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Early Music

Classical Editor: Rob Barnett                               Founder Len Mullenger



Claudio MONTEVERDI (1567-1643)
Il Ritorno díUlisse in Patria. text by Giacomo Badoaro: highlights (1640) [76.32]
Ladislau Anderko ... Giove
Nikolak Simkowski ... Nettuno
Rotraud Hansmann ... Minerva
Margaret Baker-Genovesi ... Junone
Sven Olaf Eliasson ... Ulisse
Norma Lerer ... Penelope
Kai Hansen ... Telemaco
Margaret Baker-Genovesi ... Melanto
Max von Egmond ... Eumenete
Anne Marie MŁhle ... Ericlea
Junge Kantorei/Joachim Martini
Concentus Musicus/Nicolaus Harnoncourt
Recorded 1971 ADD
Notes in English, FranÁais, and Deutsch. Synopsis, no texts.
WARNER APEX 2564 61508-2 [76.32]


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Comparison Recording:

Il Ritorno (complete, orch. Henze) Allen, Kuhlmann, King, Tear, Tate, Salzburg Festival 1985. RM Arts VHS and Region 1 NTSC DVD

The comparison recording uses the Henze orchestration of the original prologue/five act version. In a highlight concert it hardly makes any point to refer to these highlights being from the five act or, as in the case of this recording, the three act version; the highlights would likely be identical anyway. The opera runs almost exactly three hours, so these excerpts, from the first of Harnoncourtís three recordings, constitute a little over 40% of the whole show. Il Ritorno is the second longest of Monteverdiís surviving operas. Harnoncourt has recorded a great deal of music in his career, but he has recorded this work three times demonstrating the importance he attaches to this music.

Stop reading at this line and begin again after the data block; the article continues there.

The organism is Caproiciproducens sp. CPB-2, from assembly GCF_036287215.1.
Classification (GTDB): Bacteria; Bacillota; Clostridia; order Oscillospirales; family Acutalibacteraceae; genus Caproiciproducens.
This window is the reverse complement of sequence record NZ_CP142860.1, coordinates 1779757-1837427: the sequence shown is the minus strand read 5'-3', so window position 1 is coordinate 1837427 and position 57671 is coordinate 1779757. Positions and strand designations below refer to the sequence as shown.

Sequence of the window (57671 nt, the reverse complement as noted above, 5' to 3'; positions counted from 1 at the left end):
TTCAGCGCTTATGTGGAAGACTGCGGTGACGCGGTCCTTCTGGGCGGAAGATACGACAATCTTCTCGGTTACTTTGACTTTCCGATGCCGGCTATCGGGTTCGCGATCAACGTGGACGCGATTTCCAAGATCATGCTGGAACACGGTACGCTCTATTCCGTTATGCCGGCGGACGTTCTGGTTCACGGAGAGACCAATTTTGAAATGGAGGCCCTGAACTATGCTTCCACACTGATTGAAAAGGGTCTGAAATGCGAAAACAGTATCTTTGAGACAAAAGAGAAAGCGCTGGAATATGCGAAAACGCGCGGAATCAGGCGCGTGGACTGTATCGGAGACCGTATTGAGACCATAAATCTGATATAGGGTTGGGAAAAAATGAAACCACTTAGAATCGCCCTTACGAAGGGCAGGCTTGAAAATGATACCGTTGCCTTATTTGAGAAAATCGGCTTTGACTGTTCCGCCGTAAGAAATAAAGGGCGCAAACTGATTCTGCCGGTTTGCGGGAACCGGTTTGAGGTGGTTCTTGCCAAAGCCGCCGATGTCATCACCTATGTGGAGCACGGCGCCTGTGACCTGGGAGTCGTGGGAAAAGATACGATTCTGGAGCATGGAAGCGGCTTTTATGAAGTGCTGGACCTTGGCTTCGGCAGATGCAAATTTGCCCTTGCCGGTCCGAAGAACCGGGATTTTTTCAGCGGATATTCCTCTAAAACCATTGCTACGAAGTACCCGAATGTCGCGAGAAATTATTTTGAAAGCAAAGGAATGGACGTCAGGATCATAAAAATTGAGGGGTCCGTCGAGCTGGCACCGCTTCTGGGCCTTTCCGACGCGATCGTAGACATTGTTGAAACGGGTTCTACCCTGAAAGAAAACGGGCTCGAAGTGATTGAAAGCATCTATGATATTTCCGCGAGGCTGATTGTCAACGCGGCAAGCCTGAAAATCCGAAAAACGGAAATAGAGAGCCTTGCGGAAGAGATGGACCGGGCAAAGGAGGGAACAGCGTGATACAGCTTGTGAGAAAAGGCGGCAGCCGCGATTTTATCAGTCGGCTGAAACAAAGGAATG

The comparison video has the advantage of the magnificent voice of Kathleen Kuhlmann in the part of Penelope. She is a singer of enormous dramatic abilities comparable only to Lorraine Hunt Lieberson or Ljuba Organosova. However, even compared to this exalted standard, this first Penelope of Harnoncourtís, Norma Lerer, comes across very well. The difference is not that Kuhlmann sounds so much better; indeed the intense expression of dramatic phrases can often make the vocal line less beautiful. Lerer creates a touching sense of sadness and longing. But when Kuhlmann sings you feel it in your belly. However, another advantage of the studio excerpts is that in the Salzburg staging, with so many people on stage and so much going on, every now and then someone walks away from a microphone and the voice fades out. Itís the inevitable casualty of a complex opera staging, but also an argument to have a good studio recording in your collection as a supplement.